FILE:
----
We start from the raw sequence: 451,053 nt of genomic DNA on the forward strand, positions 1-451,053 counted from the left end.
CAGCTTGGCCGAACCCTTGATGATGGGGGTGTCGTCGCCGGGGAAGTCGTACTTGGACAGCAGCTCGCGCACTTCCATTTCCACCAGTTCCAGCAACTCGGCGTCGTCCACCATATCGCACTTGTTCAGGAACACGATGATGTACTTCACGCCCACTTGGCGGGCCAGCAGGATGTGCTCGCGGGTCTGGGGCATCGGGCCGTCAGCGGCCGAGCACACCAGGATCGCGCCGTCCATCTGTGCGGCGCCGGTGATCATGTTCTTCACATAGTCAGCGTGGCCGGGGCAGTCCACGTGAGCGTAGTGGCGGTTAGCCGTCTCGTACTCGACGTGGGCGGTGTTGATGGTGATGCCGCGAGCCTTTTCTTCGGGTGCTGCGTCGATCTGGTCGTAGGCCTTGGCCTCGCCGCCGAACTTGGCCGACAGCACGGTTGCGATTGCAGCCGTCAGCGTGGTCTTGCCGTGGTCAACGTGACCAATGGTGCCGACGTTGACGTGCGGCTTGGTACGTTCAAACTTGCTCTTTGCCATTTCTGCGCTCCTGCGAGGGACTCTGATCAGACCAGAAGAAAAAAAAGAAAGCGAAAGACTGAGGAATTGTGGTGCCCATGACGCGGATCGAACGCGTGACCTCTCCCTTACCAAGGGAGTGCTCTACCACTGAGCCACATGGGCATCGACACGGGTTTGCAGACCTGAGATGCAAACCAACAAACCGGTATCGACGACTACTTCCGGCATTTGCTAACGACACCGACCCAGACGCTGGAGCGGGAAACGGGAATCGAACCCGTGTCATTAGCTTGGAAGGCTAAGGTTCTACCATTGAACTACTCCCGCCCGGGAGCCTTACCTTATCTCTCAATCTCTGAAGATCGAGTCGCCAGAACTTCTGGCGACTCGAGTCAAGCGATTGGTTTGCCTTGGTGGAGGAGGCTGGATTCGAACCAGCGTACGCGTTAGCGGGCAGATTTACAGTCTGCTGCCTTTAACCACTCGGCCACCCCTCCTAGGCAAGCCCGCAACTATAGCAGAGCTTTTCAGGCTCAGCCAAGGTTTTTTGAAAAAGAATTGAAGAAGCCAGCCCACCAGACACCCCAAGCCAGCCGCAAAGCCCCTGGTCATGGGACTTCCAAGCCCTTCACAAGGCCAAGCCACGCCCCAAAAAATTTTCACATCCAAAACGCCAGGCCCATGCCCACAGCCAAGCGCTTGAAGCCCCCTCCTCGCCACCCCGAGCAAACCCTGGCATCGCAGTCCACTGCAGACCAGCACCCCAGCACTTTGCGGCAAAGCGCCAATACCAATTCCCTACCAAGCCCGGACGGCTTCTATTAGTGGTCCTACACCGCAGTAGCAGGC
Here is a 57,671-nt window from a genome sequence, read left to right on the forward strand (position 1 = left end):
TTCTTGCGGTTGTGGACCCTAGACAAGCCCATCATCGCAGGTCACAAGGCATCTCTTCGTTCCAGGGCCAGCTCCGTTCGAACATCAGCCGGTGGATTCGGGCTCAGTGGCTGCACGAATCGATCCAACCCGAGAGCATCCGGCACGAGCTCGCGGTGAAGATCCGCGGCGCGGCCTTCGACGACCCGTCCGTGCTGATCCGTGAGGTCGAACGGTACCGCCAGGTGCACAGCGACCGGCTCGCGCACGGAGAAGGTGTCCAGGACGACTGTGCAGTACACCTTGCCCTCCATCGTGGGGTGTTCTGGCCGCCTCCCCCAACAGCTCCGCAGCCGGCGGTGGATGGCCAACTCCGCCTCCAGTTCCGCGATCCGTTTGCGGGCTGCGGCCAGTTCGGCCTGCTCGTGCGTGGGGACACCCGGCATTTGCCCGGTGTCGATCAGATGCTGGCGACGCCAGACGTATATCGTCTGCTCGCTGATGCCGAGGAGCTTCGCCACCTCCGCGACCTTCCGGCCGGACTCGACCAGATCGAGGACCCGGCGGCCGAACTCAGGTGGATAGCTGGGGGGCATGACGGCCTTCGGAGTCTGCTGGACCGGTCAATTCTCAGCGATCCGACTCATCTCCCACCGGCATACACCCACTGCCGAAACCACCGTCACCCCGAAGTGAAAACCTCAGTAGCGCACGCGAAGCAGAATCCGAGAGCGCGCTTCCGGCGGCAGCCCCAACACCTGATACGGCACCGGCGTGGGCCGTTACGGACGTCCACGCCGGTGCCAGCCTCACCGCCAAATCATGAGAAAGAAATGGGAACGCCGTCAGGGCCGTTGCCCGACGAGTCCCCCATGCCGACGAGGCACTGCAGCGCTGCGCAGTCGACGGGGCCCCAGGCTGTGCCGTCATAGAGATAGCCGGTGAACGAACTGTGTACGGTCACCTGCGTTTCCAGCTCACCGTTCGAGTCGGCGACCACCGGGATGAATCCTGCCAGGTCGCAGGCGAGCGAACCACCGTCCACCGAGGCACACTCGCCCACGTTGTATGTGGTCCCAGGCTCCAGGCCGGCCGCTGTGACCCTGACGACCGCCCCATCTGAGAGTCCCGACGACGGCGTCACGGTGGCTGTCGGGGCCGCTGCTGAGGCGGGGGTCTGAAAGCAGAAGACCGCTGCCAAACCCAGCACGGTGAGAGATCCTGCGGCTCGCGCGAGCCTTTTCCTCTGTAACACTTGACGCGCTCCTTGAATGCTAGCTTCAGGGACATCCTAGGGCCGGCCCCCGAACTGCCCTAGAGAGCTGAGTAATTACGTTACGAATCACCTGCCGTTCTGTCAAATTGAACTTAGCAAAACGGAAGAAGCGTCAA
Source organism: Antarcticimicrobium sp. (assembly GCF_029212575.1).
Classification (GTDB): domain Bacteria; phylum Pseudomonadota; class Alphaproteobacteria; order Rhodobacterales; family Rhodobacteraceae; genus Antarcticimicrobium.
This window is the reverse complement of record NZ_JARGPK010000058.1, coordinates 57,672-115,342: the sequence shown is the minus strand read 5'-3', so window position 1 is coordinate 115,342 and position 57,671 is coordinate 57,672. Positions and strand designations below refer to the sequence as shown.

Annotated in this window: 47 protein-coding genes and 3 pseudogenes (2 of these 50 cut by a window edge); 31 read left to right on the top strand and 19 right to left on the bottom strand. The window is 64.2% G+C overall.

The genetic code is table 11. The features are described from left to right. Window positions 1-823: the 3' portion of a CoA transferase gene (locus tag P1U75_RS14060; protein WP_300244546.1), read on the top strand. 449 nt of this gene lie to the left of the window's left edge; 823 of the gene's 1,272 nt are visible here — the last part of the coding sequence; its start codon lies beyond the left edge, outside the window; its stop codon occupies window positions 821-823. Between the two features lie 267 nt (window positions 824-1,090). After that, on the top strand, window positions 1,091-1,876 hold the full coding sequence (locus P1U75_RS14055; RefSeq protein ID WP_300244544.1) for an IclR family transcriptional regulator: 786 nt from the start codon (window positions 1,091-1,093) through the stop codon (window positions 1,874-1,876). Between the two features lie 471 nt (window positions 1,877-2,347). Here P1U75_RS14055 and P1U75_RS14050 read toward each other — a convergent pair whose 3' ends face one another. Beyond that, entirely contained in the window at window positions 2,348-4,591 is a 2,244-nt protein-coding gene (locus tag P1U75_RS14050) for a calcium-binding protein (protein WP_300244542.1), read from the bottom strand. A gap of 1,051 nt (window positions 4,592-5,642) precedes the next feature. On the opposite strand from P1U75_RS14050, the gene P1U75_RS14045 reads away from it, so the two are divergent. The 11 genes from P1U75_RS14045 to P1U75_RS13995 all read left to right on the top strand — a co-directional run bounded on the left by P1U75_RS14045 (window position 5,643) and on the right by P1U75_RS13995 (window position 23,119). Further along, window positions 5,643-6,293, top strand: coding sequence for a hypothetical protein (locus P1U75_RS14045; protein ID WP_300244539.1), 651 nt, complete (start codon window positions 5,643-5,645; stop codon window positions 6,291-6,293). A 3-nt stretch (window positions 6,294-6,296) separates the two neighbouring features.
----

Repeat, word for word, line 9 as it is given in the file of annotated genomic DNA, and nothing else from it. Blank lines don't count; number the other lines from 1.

The genetic code is table 11. The features are described from left to right. Window positions 1-823: the 3' portion of a CoA transferase gene (locus tag P1U75_RS14060; protein WP_300244546.1), read on the top strand. 449 nt of this gene lie to the left of the window's left edge; 823 of the gene's 1,272 nt are visible here — the last part of the coding sequence; its start codon lies beyond the left edge, outside the window; its stop codon occupies window positions 821-823. Between the two features lie 267 nt (window positions 824-1,090). After that, on the top strand, window positions 1,091-1,876 hold the full coding sequence (locus P1U75_RS14055; RefSeq protein ID WP_300244544.1) for an IclR family transcriptional regulator: 786 nt from the start codon (window positions 1,091-1,093) through the stop codon (window positions 1,874-1,876). Between the two features lie 471 nt (window positions 1,877-2,347). Here P1U75_RS14055 and P1U75_RS14050 read toward each other — a convergent pair whose 3' ends face one another. Beyond that, entirely contained in the window at window positions 2,348-4,591 is a 2,244-nt protein-coding gene (locus tag P1U75_RS14050) for a calcium-binding protein (protein WP_300244542.1), read from the bottom strand. A gap of 1,051 nt (window positions 4,592-5,642) precedes the next feature. On the opposite strand from P1U75_RS14050, the gene P1U75_RS14045 reads away from it, so the two are divergent. The 11 genes from P1U75_RS14045 to P1U75_RS13995 all read left to right on the top strand — a co-directional run bounded on the left by P1U75_RS14045 (window position 5,643) and on the right by P1U75_RS13995 (window position 23,119). Further along, window positions 5,643-6,293, top strand: coding sequence for a hypothetical protein (locus P1U75_RS14045; protein ID WP_300244539.1), 651 nt, complete (start codon window positions 5,643-5,645; stop codon window positions 6,291-6,293). A 3-nt stretch (window positions 6,294-6,296) separates the two neighbouring features.